Approach this logically and talk through your answer. Where would you start, and how would you gather the necessary information? Would you follow up with a coworker or your boss for additional information?
6. Let’s talk about your case study.
In a case study interview, you’re presented with a problem, given some data, and asked to provide a solution. While the data may be fake, the challenge is real — as in something you might face on the job. In some respects, it’s the same as a technical interview question. However, a case study is usually much larger than a single technical question.
In most cases, you won’t be given the case study in the interview (though there are exceptions). You’ll usually receive the information as a take-home assignment to prepare your solutions, then send them back to the hiring team.
During this part of the interview, you may be asked follow-up questions (Why did you do X instead of Y?) or even asked to present your solution.
7. Reviewing what you’ve already sent to a client, you notice a mistake in one of your calculations. What do you do?
This is another behavioral interview question. In this case, though, the interviewer isn’t asking you about the specific mistake and how you’d fix it. They’re asking what you do when you’ve made an error that you need to take responsibility for.
To answer this actuarial interview question, talk about the steps you’d take to correct the situation. Would you tell your supervisor first or go directly to the client? Would you try and create a solution before reaching out, or would you immediately contact the client, apologize, then offer to fix it?
8. Are you interested in a specific actuarial track? Why?
Most actuaries work in the insurance or insurance-adjacent industries. However, being an actuary at an insurance company doesn’t mean you do the same kind of work across roles.
For example, if you work in life insurance, much of your time will be spent looking at mortality tables and determining the risks of insuring people. But if you work in property insurance, you’ll figure out the risks of insuring properties. While both of these focus on risk, how you calculate that risk and the decisions you make based on those results are very different.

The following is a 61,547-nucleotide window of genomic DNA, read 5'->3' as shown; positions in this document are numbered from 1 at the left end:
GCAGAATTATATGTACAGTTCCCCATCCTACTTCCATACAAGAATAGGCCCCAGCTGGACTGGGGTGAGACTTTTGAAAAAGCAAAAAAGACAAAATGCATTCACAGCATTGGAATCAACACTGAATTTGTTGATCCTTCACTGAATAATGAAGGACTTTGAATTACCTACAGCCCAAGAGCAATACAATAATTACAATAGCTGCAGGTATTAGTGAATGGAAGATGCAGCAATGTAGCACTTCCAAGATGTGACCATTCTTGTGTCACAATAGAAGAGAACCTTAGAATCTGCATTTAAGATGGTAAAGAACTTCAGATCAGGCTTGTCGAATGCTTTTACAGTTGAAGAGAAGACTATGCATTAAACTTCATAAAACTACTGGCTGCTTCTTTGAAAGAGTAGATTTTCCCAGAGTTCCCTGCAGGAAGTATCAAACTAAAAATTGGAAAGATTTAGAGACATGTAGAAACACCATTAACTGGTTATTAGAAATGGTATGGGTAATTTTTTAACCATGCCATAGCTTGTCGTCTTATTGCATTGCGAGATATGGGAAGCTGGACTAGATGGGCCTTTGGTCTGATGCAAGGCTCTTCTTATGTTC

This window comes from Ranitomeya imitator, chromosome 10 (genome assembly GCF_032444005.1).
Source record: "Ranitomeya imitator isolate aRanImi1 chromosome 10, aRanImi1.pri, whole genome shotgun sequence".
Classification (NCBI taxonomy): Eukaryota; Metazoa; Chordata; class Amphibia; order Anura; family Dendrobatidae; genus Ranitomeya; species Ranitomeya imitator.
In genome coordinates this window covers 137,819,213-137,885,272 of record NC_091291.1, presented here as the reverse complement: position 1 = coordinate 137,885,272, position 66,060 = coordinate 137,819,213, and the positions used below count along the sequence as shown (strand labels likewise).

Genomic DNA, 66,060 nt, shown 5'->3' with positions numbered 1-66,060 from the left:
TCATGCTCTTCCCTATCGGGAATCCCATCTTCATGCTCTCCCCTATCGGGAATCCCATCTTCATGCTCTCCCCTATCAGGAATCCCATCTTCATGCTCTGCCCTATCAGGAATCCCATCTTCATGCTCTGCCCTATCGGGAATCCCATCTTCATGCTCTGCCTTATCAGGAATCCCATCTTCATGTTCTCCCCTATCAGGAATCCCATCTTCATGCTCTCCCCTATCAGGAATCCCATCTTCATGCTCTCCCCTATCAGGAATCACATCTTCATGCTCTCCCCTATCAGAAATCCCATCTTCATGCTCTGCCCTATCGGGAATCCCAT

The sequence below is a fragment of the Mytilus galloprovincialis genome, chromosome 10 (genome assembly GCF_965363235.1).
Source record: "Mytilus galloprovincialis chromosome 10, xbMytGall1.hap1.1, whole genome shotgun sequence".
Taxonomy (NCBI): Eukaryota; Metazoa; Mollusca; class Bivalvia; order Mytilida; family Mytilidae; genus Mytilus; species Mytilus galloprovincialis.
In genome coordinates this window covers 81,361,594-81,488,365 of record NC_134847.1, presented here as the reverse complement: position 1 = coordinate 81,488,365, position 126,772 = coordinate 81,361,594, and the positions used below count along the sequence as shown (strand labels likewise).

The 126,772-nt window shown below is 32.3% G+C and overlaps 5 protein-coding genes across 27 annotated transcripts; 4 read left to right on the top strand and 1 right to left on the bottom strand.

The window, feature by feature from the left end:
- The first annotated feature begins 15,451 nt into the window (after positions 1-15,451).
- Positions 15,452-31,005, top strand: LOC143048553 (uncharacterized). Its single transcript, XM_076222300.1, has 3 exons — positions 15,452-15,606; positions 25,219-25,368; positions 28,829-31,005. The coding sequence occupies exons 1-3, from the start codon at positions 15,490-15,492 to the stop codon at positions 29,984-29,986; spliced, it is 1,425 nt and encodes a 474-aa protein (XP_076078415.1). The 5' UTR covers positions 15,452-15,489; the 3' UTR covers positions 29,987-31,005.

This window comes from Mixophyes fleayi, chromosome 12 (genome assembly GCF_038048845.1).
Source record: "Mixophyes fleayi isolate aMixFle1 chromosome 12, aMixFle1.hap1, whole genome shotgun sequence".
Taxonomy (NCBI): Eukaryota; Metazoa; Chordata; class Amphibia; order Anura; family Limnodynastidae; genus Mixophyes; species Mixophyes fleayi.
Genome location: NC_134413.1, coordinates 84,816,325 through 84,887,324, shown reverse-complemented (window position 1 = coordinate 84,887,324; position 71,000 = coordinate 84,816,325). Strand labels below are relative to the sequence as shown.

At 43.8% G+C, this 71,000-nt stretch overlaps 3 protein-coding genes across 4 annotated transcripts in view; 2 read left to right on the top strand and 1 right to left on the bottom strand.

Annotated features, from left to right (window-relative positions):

Explain why one type of track interests you over the other. What are the challenges you look forward to facing and the questions you hope to answer? Conversely, if you aren’t interested in a specific track, you can explain why you’re open to exploring different types of actuary roles.
9. What is your experience in X type of actuarial science?
Because actuaries approach their work differently based on the role, the recruiter or hiring manager may wonder what your specific experience with this type of work is.
Unlike other actuarial interview questions, this isn’t a behavioral question, per se. The interviewer isn’t necessarily expecting you to discuss the outcome of your work. This question is more like, “Tell me about yourself.” But, in this case, you’re talking about a narrow portion of professional experience.
Talk about the types of actuarial sciences you’ve worked in so far. This doesn’t have to be paid work. You can discuss internships or even what you’ve done in class to illustrate your experience.
10. What are some challenges facing X industry?
Every industry faces unique challenges, and, of course, actuaries evaluate that risk as part of their job. However, unlike consulting an actuary table to make a prediction, this question is asking about larger challenges the industry faces.
For example, if the job is at a financial company, your answer may include the macroeconomic challenges the industry faces due to the current economic situation — or ones that you see happening in the near future.